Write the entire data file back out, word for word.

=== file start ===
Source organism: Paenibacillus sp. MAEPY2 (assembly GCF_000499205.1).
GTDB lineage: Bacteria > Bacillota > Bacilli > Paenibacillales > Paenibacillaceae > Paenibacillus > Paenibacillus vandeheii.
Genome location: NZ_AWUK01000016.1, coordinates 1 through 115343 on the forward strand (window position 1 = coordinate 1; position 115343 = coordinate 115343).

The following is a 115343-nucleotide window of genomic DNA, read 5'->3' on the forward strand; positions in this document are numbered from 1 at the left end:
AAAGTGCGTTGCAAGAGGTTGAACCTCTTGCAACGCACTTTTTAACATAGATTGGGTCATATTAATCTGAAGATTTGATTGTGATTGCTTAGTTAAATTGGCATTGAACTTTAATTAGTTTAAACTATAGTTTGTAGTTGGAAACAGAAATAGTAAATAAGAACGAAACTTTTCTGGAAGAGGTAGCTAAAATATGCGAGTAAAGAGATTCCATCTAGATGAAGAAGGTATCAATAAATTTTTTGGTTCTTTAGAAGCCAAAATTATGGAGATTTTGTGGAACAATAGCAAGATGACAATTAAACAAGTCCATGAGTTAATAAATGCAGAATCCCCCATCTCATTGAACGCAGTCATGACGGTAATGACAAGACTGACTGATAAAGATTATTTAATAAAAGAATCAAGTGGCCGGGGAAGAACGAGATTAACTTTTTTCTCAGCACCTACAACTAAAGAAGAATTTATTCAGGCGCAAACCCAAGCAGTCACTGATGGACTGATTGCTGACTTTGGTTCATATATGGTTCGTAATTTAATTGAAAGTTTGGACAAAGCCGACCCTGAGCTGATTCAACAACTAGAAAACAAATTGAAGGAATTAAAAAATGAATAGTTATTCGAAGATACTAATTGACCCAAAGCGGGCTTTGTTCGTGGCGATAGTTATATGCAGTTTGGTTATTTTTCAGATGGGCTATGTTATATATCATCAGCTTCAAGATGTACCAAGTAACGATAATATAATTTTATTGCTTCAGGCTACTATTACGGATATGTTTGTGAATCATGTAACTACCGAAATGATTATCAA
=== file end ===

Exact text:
Source organism: Paenibacillus sp. MAEPY2 (assembly GCF_000499205.1).
GTDB lineage: Bacteria > Bacillota > Bacilli > Paenibacillales > Paenibacillaceae > Paenibacillus > Paenibacillus vandeheii.
Genome location: NZ_AWUK01000016.1, coordinates 1 through 115343 on the forward strand (window position 1 = coordinate 1; position 115343 = coordinate 115343).

The following is a 115343-nucleotide window of genomic DNA, read 5'->3' on the forward strand; positions in this document are numbered from 1 at the left end:
AAAGTGCGTTGCAAGAGGTTGAACCTCTTGCAACGCACTTTTTAACATAGATTGGGTCATATTAATCTGAAGATTTGATTGTGATTGCTTAGTTAAATTGGCATTGAACTTTAATTAGTTTAAACTATAGTTTGTAGTTGGAAACAGAAATAGTAAATAAGAACGAAACTTTTCTGGAAGAGGTAGCTAAAATATGCGAGTAAAGAGATTCCATCTAGATGAAGAAGGTATCAATAAATTTTTTGGTTCTTTAGAAGCCAAAATTATGGAGATTTTGTGGAACAATAGCAAGATGACAATTAAACAAGTCCATGAGTTAATAAATGCAGAATCCCCCATCTCATTGAACGCAGTCATGACGGTAATGACAAGACTGACTGATAAAGATTATTTAATAAAAGAATCAAGTGGCCGGGGAAGAACGAGATTAACTTTTTTCTCAGCACCTACAACTAAAGAAGAATTTATTCAGGCGCAAACCCAAGCAGTCACTGATGGACTGATTGCTGACTTTGGTTCATATATGGTTCGTAATTTAATTGAAAGTTTGGACAAAGCCGACCCTGAGCTGATTCAACAACTAGAAAACAAATTGAAGGAATTAAAAAATGAATAGTTATTCGAAGATACTAATTGACCCAAAGCGGGCTTTGTTCGTGGCGATAGTTATATGCAGTTTGGTTATTTTTCAGATGGGCTATGTTATATATCATCAGCTTCAAGATGTACCAAGTAACGATAATATAATTTTATTGCTTCAGGCTACTATTACGGATATGTTTGTGAATCATGTAACTACCGAAATGATTATCAA